Scottish National Dictionary (1700–)
QUERN, n.2 Also quairn. A grain, granule, small seed, or the like (Ayr. 1825 Jam.; Mry., Abd. 1967); also fig. a (small) quantity, modicum, fraction. Cf. Eng. †kern, id. Adj. querny, -ie, quairny, granular, composed of small grains or particles, coarse or rough to the tongue, used e.g. of honey (Rnf. 1788 E. Picken Poems 242; Knr. 1825 Jam.; Ayr. 1880 Jam.; Bnff. 1967). Comb. querney-rot, a form of the rot in sheep so called from the granular appearance of the liver and lungs on dissection.
s.Sc. 1803 Trans. Highl. Soc. III. 464:
Some people have been led to consider the rot as of two kinds, viz. the querny, or black rot, proceeding from foul feeding, and the hunger-rot from an absolute deficiency of food of every kind. Sc. 1818 Sawers:
Salt, coarse grained sugar, the pulp of a gooseberry, of a fig, etc. are said to be Quairny. Gsw. 1868 J. Young Poems 45:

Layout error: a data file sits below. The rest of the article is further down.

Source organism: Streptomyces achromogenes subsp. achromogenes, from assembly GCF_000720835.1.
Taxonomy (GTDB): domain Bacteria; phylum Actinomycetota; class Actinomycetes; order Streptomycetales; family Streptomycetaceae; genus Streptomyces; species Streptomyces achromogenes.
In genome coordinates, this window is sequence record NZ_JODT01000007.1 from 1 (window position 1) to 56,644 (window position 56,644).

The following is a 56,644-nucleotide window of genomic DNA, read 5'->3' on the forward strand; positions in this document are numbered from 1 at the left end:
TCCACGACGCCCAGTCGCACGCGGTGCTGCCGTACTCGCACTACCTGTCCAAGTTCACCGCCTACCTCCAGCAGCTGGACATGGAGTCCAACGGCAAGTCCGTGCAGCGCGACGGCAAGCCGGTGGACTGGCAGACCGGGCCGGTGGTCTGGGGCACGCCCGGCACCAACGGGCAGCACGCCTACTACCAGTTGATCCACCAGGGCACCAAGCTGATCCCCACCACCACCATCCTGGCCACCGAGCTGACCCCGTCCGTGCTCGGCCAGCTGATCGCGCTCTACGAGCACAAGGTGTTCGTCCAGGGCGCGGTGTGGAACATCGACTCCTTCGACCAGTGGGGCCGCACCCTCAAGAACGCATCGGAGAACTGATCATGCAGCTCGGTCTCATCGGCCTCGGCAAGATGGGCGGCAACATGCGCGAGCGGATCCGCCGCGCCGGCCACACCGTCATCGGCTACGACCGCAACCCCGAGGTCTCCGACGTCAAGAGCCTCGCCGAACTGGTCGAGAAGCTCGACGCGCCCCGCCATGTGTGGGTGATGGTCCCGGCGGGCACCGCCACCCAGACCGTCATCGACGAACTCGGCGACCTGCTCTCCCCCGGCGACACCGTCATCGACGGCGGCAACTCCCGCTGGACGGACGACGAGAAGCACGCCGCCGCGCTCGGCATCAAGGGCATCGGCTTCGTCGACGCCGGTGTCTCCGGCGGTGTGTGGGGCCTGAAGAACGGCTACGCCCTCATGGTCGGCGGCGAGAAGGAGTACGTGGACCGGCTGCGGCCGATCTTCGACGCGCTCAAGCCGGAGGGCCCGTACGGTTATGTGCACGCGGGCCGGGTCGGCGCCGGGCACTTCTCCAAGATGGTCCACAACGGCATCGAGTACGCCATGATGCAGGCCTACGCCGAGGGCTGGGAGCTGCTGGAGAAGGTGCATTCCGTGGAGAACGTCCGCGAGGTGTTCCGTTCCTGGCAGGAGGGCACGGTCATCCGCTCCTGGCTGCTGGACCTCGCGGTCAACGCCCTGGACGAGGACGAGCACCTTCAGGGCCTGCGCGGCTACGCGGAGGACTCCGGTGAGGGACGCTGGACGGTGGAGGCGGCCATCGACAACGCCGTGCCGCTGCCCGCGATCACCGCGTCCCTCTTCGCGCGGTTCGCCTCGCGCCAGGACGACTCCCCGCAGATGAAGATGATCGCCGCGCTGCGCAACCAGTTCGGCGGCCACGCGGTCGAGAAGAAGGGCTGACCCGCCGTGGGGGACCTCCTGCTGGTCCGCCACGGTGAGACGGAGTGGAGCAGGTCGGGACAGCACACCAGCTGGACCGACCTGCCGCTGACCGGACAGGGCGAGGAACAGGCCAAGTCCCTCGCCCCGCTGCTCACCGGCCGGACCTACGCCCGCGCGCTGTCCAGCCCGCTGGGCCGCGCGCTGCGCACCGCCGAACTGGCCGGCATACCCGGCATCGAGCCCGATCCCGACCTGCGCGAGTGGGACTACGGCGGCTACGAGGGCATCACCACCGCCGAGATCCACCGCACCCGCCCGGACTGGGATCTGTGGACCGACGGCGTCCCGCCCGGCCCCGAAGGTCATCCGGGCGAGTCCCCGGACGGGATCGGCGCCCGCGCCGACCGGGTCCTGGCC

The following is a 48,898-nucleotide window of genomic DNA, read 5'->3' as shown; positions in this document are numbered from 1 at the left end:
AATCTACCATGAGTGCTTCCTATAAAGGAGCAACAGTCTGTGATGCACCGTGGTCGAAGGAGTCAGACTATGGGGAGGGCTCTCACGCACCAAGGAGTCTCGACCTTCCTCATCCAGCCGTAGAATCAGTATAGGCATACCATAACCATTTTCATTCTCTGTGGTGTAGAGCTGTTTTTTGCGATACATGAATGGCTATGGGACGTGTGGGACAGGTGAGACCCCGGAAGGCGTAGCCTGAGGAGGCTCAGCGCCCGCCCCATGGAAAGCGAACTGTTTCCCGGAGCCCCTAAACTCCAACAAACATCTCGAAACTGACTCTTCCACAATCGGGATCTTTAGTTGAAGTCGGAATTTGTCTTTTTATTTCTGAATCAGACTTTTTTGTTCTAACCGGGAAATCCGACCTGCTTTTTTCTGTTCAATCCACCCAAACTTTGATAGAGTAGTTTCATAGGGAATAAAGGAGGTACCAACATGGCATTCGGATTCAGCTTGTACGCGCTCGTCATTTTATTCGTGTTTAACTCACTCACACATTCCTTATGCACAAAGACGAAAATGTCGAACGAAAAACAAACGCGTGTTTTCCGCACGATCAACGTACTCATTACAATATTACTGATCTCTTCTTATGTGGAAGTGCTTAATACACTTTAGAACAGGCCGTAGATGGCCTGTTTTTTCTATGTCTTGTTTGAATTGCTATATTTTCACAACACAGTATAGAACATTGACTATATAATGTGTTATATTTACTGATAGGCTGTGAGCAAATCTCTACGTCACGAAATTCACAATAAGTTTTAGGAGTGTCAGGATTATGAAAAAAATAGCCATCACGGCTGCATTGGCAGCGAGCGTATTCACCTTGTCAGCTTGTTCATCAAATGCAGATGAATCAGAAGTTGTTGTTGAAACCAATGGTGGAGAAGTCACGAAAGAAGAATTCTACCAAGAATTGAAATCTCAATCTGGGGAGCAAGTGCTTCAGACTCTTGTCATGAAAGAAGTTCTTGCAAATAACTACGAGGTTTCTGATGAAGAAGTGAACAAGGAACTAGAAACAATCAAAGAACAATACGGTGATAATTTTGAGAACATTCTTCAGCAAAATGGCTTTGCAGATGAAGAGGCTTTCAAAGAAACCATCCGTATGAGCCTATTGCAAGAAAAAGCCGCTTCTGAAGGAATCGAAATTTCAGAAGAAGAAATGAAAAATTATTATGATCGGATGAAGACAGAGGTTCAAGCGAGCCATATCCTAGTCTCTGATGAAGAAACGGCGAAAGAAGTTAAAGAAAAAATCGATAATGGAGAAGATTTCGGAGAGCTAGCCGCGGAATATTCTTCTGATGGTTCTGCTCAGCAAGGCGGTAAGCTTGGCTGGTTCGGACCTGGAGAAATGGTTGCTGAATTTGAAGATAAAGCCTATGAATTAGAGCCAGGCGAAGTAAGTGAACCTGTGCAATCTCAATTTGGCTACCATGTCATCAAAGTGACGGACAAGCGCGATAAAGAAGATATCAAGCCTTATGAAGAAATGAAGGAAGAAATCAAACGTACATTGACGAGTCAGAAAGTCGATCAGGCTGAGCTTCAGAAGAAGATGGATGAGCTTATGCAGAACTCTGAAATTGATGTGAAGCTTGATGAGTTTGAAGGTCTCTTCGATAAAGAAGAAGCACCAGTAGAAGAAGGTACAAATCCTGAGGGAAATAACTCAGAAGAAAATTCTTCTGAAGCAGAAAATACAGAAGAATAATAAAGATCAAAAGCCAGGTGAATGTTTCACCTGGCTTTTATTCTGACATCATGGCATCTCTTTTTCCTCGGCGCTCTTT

We've seen that Tammie, when a bairn, O' wut possess'd an extra quern. Rnf. 1876 D. Gilmour Pen' Folk 46:
Before asking the blessing, she placed the sugar mug in her lap; and . . . if any daring urchin tried to abstract a quern while her eyes were closed, a finger and thumb caught the intruder. Bnff. 1902 Banffshire Jnl. (4 Feb.) 4:
Rough husky brose went under the name of querny brose. Abd. 1952 (Boddam):
The small seed-grains of raspberries or brambles or the like are called querns.
You may wish to vary the format shown below depending on the citation style used.
"Quern n.2". Dictionary of the Scots Language. 2004. Scottish Language Dictionaries Ltd. Accessed 18 Dec 2017 <http://www.dsl.ac.uk/entry/snd/quern_n2>
Try an Advanced Search